Red Bull's Sebastian Vettel was consoled by his fast pace after being forced to retire while leading the European Grand Prix.
The German had built a 20-second lead but a period behind the safety car bunched up the field and soon after the race resumed his alternator failed, ending his grand prix on lap 35.
"It's bad, but you can't change it now," said the world champion.
"Up to that point we were very strong. I felt happy, we were very quick."
The Red Bull featured a major aerodynamic upgrade at the rear of the car for the Valencia race and it led to the most dominant performance shown by any car so far this season.
Vettel was on pole by 0.324 seconds, while the next six cars were separated by a similar gap.
He then streaked away at the start, leading by four seconds after two laps, and was 20 seconds in front when the safety car was deployed on lap 30.
The alternator failed on his Red Bull on the lap the race was restarted, and Lotus's Romain Grosjean - whose car uses the same Renault engine as the Red Bull - suffered the same failure while running second a few laps later.
The race was won by Vettel's title rival Fernando Alonso, who is now 26 points - more than a race win - ahead of Vettel after eight of the 20 races.
Vettel stumped by Valencia exit
Vettel has also fallen behind his team-mate Mark Webber, who recovered from 19th on the grid to finish fourth.
McLaren's Lewis Hamilton slipped from the head of the standings to third following his failure to finish after a collision with Williams driver Pastor Maldonado.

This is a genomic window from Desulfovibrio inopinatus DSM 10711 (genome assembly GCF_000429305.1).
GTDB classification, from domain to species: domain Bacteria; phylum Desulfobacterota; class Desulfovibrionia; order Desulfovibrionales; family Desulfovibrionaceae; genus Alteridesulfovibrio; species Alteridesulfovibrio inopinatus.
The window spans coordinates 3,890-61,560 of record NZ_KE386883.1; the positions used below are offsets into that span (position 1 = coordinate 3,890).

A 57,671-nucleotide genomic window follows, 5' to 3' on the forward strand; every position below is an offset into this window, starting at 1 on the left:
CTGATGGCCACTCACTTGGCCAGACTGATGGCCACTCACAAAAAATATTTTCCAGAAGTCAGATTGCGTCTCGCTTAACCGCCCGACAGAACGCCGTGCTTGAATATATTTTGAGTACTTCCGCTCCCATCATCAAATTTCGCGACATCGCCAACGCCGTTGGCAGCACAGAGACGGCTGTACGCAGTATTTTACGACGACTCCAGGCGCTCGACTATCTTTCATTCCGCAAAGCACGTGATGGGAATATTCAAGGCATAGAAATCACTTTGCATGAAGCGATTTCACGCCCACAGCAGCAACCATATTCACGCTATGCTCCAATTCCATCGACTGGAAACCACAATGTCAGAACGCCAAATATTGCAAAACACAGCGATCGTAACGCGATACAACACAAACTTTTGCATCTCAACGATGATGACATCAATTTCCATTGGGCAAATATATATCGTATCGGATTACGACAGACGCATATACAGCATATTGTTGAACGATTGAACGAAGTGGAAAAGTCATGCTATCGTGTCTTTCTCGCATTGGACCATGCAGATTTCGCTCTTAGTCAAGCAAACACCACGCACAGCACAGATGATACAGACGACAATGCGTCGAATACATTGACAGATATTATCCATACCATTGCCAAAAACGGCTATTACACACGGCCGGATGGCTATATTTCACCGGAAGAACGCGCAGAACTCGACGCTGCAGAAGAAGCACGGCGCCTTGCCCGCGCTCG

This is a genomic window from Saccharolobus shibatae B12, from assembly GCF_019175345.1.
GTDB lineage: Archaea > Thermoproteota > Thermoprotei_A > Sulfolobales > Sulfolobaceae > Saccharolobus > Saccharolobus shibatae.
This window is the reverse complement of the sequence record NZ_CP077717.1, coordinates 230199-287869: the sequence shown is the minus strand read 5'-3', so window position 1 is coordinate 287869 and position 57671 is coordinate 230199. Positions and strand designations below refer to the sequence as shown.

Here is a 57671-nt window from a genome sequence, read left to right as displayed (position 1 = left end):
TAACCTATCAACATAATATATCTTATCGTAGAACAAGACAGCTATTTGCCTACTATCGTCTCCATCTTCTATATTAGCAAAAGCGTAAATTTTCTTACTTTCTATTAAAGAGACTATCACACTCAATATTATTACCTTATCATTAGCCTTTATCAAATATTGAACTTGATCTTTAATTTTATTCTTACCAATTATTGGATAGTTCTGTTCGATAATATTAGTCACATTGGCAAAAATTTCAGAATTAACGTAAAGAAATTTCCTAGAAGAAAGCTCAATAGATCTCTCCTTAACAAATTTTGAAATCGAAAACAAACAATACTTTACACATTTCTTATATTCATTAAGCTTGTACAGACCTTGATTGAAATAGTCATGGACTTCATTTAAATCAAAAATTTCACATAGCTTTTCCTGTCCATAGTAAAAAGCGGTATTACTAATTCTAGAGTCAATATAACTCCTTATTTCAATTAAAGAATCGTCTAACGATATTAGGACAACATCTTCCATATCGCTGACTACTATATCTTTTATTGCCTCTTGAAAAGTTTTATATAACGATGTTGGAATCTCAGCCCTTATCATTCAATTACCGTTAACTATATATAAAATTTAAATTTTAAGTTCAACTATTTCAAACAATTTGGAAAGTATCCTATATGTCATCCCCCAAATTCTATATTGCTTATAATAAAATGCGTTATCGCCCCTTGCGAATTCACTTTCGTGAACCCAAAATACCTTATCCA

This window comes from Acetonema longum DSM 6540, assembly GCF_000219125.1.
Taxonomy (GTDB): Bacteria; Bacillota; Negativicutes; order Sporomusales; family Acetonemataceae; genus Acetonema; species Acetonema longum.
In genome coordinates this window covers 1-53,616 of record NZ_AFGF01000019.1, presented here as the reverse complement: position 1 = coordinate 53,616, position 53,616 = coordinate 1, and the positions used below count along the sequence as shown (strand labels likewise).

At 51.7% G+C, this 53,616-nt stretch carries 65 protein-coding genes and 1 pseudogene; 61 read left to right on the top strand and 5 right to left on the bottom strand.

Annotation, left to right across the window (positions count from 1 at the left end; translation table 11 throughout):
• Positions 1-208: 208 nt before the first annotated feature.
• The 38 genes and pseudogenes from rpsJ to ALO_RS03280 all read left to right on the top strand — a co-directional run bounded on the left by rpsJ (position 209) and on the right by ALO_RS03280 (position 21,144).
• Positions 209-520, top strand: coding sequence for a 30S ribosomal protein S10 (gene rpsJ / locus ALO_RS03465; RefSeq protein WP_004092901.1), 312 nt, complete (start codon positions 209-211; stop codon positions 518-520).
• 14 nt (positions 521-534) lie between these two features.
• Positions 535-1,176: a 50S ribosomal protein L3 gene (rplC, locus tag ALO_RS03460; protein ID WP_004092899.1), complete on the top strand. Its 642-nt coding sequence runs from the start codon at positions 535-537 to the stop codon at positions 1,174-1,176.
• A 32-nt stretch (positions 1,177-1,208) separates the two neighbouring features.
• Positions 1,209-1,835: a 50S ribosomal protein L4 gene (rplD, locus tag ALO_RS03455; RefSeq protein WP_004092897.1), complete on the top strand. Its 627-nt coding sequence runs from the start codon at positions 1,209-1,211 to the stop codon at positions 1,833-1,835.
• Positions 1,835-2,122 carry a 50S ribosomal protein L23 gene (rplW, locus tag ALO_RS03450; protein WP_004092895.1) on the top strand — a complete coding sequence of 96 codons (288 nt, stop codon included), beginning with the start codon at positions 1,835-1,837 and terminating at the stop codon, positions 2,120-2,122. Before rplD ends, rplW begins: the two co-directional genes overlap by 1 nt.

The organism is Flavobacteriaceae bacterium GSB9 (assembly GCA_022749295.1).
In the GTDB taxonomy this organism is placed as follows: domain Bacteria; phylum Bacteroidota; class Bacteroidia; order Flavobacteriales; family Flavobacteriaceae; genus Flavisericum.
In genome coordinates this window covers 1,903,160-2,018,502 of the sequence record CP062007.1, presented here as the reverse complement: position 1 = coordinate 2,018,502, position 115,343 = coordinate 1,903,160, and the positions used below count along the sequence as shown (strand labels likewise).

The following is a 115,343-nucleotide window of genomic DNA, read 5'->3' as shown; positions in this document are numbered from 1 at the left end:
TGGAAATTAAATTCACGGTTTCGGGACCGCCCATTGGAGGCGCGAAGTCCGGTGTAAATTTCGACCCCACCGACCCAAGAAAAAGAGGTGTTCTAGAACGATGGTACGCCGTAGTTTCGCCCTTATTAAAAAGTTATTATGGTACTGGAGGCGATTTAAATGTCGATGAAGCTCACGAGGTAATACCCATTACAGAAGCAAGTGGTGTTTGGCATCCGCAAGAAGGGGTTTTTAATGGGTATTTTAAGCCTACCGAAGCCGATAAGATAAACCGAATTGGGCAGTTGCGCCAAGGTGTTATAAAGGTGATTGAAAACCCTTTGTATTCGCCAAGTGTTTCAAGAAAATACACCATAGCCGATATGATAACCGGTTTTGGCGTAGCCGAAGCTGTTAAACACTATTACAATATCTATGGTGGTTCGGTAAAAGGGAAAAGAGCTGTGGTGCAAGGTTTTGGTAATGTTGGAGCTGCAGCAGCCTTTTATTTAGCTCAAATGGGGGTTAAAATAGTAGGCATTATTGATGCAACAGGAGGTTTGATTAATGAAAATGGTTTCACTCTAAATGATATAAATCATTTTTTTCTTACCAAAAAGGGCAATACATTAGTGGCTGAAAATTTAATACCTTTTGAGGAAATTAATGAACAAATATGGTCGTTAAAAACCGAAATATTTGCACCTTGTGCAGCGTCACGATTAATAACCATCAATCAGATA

Red Bull team boss Christian Horner said: "I think he [Vettel] took solace in his performance.
"It's a long championship, Fernando has done a tremendous job, he has scored in every single race but statistics say he has to have one bad weekend in 20, so it will hopefully balance itself out over a season.
"We leave Valencia knowing we've got a quick car and Mark very much demonstrated that in his recovery from 19th on the grid to fourth on the road.
"We see form fluctuate from circuit to circuit but we've had three poles in the last three races.
"We were in a commanding position here, tyre degradation we were able to match our nearest rivals, so on that side it's been positive.
"Obviously it's very disappointing to have a DNF [did not finish], the first mechanical retirement we've had since Korea 2010, but I'm sure together with Renault we'll learn from it."